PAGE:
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Typhoid/Widal Test: Demystifying the misconceptions – Dr. Aliu Yakubu

Typhoid/Widal Test: Demystifying the misconceptions – Dr. Aliu Yakubu

Widal test is a common test administered by most laboratories and hospitals, though simple and readily available, it is not a reliable test for diagnosing typhoid fever especially in an endemic country like Nigeria. The test was originally designed to make presumptions that would then be subjected to further precise testing and clinical evaluation to arrive at a more objective diagnosis.However, due to several factors ranging from misconceptions, significant knowledge gap and of course, undue exploitation by laboratories and hospitals; a positive widal test has become the only indication for an antibiotics prescription. This has resulted in indiscriminate tagging of apparently normal people as having typhoid fever and giving these sets of people the antibiotics they never needed.

Also, worthy of note is the concept of Malaria-and-typhoid diagnosis. A misnomer adopted by many Nigerians. This article will attempt to educate and debunk these myths.

Typhoid Fever is a disease condition caused by bacteria species named Salmonella typhi transmitted only in humans through consuming food and drinks contaminated with faecal matter and urine. It infects the digestive system and may also spread to the blood. It presents with non-specific symptoms such as fever, headache, abdominal pain, generalised weakness, joint pain which can be seen in other febrile illnesses like Malaria, Urinary tract infection amongst others.


Diagnosing Typhoid Fever:

The gold standard investigation for diagnosis remains a positive culture test (blood, urine, bone marrow, stool). The World Health Organization (WHO), recommends that the widal test should not be used for diagnosis. A positive culture test remains the only diagnostic method of choice. Culture is a test for isolating Salmonella Typhi. The sample(blood, urine and bone marrow) is added to a medium that promotes its growth. After isolation of the organism, they are then subjected to further testing to know the right medication to use.

Widal test non-specificity and sensitivity:

The test is based on the principle of antibody-antigen clumping demonstrated by the presence of antibodies in the serum of the infected person against the H and O-antigen in the test kit. The test is plagued with a lot of unreliability, non-specificity and a high rate of false-positive results. Reasons include;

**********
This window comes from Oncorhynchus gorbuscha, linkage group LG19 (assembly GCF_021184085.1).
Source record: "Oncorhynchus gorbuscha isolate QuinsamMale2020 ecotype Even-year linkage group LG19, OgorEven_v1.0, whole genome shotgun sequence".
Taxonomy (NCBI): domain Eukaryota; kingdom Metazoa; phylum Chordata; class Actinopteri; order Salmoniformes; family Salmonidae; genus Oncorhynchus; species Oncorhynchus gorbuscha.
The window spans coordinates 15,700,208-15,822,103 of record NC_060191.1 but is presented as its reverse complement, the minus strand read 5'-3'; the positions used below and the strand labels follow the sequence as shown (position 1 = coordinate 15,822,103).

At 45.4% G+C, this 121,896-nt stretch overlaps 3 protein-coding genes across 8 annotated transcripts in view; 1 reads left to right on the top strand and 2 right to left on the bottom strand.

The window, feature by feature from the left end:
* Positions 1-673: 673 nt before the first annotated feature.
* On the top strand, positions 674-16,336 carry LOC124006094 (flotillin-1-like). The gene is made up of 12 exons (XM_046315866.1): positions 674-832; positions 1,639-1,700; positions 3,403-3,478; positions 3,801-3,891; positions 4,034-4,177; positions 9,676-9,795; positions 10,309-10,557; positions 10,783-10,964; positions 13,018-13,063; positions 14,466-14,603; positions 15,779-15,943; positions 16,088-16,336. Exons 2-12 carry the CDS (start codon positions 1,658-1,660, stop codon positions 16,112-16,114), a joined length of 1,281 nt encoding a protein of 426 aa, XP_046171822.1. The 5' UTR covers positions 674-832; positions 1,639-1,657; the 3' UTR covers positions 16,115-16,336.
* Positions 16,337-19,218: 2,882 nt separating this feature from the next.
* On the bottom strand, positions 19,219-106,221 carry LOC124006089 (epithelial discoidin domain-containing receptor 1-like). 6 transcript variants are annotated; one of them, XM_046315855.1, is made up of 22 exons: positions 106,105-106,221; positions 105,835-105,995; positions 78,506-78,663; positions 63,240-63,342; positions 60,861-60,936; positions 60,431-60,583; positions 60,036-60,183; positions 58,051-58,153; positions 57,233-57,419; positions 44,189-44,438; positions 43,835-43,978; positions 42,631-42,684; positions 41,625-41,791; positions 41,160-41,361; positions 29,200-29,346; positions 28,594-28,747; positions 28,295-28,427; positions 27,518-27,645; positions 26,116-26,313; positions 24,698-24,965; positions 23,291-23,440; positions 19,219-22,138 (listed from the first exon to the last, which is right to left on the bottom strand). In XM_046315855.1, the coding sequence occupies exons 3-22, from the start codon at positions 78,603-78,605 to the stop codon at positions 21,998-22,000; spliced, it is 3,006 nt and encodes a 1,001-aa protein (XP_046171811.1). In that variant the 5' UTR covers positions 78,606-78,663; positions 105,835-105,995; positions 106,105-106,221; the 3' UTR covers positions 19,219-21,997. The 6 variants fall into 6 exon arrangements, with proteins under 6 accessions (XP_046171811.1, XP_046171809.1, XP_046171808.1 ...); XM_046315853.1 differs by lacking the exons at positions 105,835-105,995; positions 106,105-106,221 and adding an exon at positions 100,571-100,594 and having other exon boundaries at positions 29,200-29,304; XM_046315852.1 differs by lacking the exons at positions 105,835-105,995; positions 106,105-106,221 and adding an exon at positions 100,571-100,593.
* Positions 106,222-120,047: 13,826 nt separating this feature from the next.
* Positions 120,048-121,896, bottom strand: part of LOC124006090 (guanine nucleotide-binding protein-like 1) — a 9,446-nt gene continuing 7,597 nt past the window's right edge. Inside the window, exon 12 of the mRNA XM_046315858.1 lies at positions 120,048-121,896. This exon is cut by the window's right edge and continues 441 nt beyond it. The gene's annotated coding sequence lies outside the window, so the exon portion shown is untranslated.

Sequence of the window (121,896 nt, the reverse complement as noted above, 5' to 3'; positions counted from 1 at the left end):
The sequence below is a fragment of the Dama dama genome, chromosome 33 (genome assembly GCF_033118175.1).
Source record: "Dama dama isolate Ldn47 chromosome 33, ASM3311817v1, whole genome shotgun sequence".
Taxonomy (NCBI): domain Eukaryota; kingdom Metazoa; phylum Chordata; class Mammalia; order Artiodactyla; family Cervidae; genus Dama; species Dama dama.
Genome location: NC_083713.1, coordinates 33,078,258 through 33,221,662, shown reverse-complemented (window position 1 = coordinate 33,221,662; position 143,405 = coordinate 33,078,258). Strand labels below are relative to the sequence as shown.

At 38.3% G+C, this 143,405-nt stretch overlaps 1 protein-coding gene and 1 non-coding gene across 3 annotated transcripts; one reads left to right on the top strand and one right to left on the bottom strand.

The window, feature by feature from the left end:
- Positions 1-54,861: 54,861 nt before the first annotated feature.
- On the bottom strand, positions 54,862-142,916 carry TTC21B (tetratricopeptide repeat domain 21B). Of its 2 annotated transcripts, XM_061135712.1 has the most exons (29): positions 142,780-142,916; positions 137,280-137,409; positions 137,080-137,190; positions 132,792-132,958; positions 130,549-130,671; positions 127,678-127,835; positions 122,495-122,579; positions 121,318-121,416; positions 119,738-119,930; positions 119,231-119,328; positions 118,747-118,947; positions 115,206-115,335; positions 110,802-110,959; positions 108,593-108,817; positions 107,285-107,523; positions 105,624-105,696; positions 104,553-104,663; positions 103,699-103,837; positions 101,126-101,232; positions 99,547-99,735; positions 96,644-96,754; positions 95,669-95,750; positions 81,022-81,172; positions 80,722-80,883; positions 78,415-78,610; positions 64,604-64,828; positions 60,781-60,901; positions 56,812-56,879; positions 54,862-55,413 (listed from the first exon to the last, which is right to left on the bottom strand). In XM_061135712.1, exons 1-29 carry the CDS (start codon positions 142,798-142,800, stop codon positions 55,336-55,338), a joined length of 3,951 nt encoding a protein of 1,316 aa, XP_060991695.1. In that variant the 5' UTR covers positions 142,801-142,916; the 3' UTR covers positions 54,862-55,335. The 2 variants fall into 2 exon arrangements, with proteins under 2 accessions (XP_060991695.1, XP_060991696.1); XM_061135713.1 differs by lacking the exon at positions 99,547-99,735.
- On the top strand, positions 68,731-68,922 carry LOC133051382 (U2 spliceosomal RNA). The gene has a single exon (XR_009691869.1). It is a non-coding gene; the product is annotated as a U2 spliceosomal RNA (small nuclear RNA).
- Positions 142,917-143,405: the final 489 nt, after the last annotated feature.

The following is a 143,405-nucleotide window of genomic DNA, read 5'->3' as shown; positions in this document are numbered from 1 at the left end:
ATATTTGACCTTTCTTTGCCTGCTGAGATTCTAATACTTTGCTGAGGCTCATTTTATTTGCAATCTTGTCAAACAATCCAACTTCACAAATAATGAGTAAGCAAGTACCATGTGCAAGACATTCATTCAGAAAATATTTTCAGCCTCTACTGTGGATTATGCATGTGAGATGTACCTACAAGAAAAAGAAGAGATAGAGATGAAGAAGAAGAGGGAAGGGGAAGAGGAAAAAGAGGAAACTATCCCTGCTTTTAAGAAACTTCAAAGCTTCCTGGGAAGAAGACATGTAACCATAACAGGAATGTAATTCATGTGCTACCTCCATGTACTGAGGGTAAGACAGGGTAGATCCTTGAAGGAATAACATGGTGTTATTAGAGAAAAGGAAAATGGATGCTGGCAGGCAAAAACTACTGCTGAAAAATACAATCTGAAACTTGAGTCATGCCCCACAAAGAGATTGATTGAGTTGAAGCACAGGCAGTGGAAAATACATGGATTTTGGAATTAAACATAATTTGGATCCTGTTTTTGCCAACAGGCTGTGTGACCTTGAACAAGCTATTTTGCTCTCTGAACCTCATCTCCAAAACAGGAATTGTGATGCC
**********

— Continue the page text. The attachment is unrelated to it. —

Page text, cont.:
1) No universally accepted titre value for positive or negative results making its interpretation subjective and variable.

2) The Previous infection with Salmonella typhi might produce a high tire value(positive result) that can not be differentiated from a  recent infection.

3) The antigen being tested cross-react with other antigens seen in non-salmonella disease i.e a positive tire can be seen in malaria infection.

Despite all these obvious demerits, millions of people are still being treated for typhoid fever based on a positive widal test.

It is important that the public is enlightened and equipped with the right information on this test and the need to insist on a culture result before treatment.


Background document: the diagnosis, treatment and prevention of typhoid fever. Geneva: World Health Organization; 2003

Wasihun AG, Wlekidan LN, Gebremariam SA, Welderufael AL, Muthupandian S, Haile TD, Dejene TA. Diagnosis and Treatment of Typhoid Fever and Associated Prevailing Drug Resistance in Northern Ethiopia. Int J Infect Dis. 2015 Jun;35:96-102. DOI: 10.1016/j.ijid.2015.04.014. Epub 2015 Apr 27. PMID: 25931197.

Alopecia LA, King AL. Widal agglutination test – 100 years later: still plagued by controversy. Postgrad Med J. 2000 Feb;76(892):80-4. DOI: 10.1136/pmj.76.892.80. PMID: 10644383; PMCID: PMC1741491.

CHOW, CHUN-BONG MBBS (HK); WANG, PUI-SZE MBBS (HK); CHEUNG, MIN-WAH MBBS (HK); YAN, WING-WAH MBBS (HK) AND; LEUNG, NAI-KONG MBBS (HK) Diagnostic value of the Widal test in childhood typhoid fever, The Pediatric Infectious Disease Journal: October 1987 – Volume 6 – Issue 10 – p 914-917

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